Black America Is Living Through a Great Economic Depression -- What's Obama Going to Do About It?
Continued from previous page
In fact, the jobless rate for African Americans between the ages of 20 and 24 in these states was 29.5 percent in 2011, two years after the recession had supposedly ended.
“If the national unemployment rate was anywhere near these percentages, we’d be in crisis emergency mode,” said Ralph B. Everett, president of the Joint Center, during a discussion of the report last week.
Instead, the “crisis” that has the attention of the Washington political class is the federal debt, and even the Obama administration has now caught some of the fever. This fixation dictates that the federal government not be able to devote the resources necessary to address this crisis. While members of the “Fix the Debt” crowd – overwhelmingly white and disengaged from the day-to-day struggles of African-American communities – pleads concern about the debt that will be handed down to their children, no one speaks of the consequences that the continuing economic depression experienced by millions of African-American households will have on the next generation.
There is no question what majorities of African-American voters consider to be the real threat to their long-term economic interests – it is not the federal deficit, but the inaction in Washington driven by the conservative fixation on the deficit. In a Democracy Corps focus group on the economic priorities of the “rising America electorate,” almost three out of four African Americans agreed with a statement that said that while reducing the deficit is important, we must “invest in education, protect retirement security, and reduce health care costs in a balanced way” in order to “invest in growth that creates good middle class jobs.” Fewer than one in five agreed with the argument used by congressional Republicans that “our biggest problem is that we spend too much” and that “we must cut spending, including Medicare and Social Security” while protecting the wealthy from tax increases.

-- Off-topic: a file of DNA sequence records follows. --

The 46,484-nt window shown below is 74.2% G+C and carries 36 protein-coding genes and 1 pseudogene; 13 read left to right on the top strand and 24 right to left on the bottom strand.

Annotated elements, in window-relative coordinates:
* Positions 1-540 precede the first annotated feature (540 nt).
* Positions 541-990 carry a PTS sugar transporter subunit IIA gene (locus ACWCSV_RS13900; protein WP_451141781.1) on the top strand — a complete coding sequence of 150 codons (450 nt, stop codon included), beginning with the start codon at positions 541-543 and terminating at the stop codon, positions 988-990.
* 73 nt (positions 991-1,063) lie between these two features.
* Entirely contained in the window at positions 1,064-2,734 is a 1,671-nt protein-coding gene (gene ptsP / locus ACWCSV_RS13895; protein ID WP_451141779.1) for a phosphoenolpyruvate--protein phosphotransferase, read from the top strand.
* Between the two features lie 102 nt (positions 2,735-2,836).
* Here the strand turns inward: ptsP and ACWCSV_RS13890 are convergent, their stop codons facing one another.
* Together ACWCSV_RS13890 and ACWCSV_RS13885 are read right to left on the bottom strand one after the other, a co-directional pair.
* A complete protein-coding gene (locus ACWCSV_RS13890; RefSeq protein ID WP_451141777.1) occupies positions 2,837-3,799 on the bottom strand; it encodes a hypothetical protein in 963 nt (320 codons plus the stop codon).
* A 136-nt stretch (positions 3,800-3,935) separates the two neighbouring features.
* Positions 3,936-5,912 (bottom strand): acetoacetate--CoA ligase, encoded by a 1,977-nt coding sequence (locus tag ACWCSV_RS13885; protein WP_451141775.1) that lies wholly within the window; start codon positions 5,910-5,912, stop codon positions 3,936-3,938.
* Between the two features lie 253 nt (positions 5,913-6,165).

The statement that won overwhelming African-American support in the Democracy Corps survey happens to parallel the three issues that were listed as top priorities of African Americans surveyed in the group: retirement benefits, affordable education and affordable health care. It is a list largely borne out of the day-to-day experiences of African-American households. Of those who were surveyed, 48 percent had cut back on purchases at the grocery store, 25 percent had seen their wages or benefits at work reduced, 22 percent had lost a job, 32 percent had moved in with family or had family move in with them to save money, 13 percent had fallen behind in their mortgage and 11 had been affected by cuts to unemployment benefits.
The Agenda We Need
The Democracy Corps survey also picked up something that should be very worrying to the Democratic Party. In a generic “who would you vote for if the election were held today” matchup, African-American support for Democrats fell from 90 percent at the beginning of the year to 85 percent in March. And only 71 percent of African Americans surveyed said they were “almost certain to vote” in the 2014 elections after having voted in 2012, compared to 78 percent of white voters. Yes, it is a relatively small sample in one poll and campaigning for the first of the midterm elections is still at least eight months away.
But it pays to remember 2010, when African Americans were only 10 percent of the electorate, down from 13 percent in 2008. According to the Joint Center for Political Studies, 16 of the 60 seats Democrats lost in the House that year were in districts in which at least 10 percent of the electorate was African American.